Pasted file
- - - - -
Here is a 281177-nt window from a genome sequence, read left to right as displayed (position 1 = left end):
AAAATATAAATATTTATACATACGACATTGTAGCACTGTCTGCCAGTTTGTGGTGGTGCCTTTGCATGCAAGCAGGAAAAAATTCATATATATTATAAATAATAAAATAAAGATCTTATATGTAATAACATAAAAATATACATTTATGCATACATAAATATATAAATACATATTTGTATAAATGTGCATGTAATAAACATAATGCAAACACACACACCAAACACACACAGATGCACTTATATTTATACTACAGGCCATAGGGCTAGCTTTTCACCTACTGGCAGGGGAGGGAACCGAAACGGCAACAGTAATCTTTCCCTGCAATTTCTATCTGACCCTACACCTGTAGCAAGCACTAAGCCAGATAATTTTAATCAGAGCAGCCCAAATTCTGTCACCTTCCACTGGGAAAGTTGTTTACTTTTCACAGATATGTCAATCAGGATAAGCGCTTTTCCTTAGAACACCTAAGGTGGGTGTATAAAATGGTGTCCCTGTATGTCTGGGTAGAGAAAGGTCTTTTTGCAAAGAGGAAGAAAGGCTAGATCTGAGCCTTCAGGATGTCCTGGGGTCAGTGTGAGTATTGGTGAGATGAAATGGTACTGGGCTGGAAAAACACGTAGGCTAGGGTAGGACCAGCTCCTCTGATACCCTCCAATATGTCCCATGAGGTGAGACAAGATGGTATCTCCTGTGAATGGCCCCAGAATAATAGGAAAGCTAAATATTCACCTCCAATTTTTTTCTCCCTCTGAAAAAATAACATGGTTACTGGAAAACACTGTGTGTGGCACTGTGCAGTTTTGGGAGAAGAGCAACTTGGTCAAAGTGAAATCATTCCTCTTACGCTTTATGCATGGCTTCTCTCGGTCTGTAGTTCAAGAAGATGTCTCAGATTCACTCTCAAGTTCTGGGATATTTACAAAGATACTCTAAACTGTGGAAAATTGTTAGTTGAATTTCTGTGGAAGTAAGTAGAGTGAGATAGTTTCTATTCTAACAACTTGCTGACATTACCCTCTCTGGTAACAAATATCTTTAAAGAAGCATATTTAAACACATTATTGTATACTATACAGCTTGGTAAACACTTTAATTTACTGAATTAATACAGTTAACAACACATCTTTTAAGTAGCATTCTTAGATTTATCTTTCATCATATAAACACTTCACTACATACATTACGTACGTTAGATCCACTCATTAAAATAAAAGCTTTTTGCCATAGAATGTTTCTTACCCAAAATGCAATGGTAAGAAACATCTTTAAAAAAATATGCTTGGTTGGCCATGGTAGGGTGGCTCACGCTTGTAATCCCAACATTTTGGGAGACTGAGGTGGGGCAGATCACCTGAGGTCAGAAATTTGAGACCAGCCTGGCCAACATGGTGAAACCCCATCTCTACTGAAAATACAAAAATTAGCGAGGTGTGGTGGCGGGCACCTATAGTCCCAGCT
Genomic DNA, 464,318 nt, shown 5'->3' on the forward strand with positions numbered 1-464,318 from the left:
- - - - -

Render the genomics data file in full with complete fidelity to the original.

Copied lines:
Here is a 281177-nt window from a genome sequence, read left to right as displayed (position 1 = left end):
AAAATATAAATATTTATACATACGACATTGTAGCACTGTCTGCCAGTTTGTGGTGGTGCCTTTGCATGCAAGCAGGAAAAAATTCATATATATTATAAATAATAAAATAAAGATCTTATATGTAATAACATAAAAATATACATTTATGCATACATAAATATATAAATACATATTTGTATAAATGTGCATGTAATAAACATAATGCAAACACACACACCAAACACACACAGATGCACTTATATTTATACTACAGGCCATAGGGCTAGCTTTTCACCTACTGGCAGGGGAGGGAACCGAAACGGCAACAGTAATCTTTCCCTGCAATTTCTATCTGACCCTACACCTGTAGCAAGCACTAAGCCAGATAATTTTAATCAGAGCAGCCCAAATTCTGTCACCTTCCACTGGGAAAGTTGTTTACTTTTCACAGATATGTCAATCAGGATAAGCGCTTTTCCTTAGAACACCTAAGGTGGGTGTATAAAATGGTGTCCCTGTATGTCTGGGTAGAGAAAGGTCTTTTTGCAAAGAGGAAGAAAGGCTAGATCTGAGCCTTCAGGATGTCCTGGGGTCAGTGTGAGTATTGGTGAGATGAAATGGTACTGGGCTGGAAAAACACGTAGGCTAGGGTAGGACCAGCTCCTCTGATACCCTCCAATATGTCCCATGAGGTGAGACAAGATGGTATCTCCTGTGAATGGCCCCAGAATAATAGGAAAGCTAAATATTCACCTCCAATTTTTTTCTCCCTCTGAAAAAATAACATGGTTACTGGAAAACACTGTGTGTGGCACTGTGCAGTTTTGGGAGAAGAGCAACTTGGTCAAAGTGAAATCATTCCTCTTACGCTTTATGCATGGCTTCTCTCGGTCTGTAGTTCAAGAAGATGTCTCAGATTCACTCTCAAGTTCTGGGATATTTACAAAGATACTCTAAACTGTGGAAAATTGTTAGTTGAATTTCTGTGGAAGTAAGTAGAGTGAGATAGTTTCTATTCTAACAACTTGCTGACATTACCCTCTCTGGTAACAAATATCTTTAAAGAAGCATATTTAAACACATTATTGTATACTATACAGCTTGGTAAACACTTTAATTTACTGAATTAATACAGTTAACAACACATCTTTTAAGTAGCATTCTTAGATTTATCTTTCATCATATAAACACTTCACTACATACATTACGTACGTTAGATCCACTCATTAAAATAAAAGCTTTTTGCCATAGAATGTTTCTTACCCAAAATGCAATGGTAAGAAACATCTTTAAAAAAATATGCTTGGTTGGCCATGGTAGGGTGGCTCACGCTTGTAATCCCAACATTTTGGGAGACTGAGGTGGGGCAGATCACCTGAGGTCAGAAATTTGAGACCAGCCTGGCCAACATGGTGAAACCCCATCTCTACTGAAAATACAAAAATTAGCGAGGTGTGGTGGCGGGCACCTATAGTCCCAGCT
Genomic DNA, 464,318 nt, shown 5'->3' on the forward strand with positions numbered 1-464,318 from the left: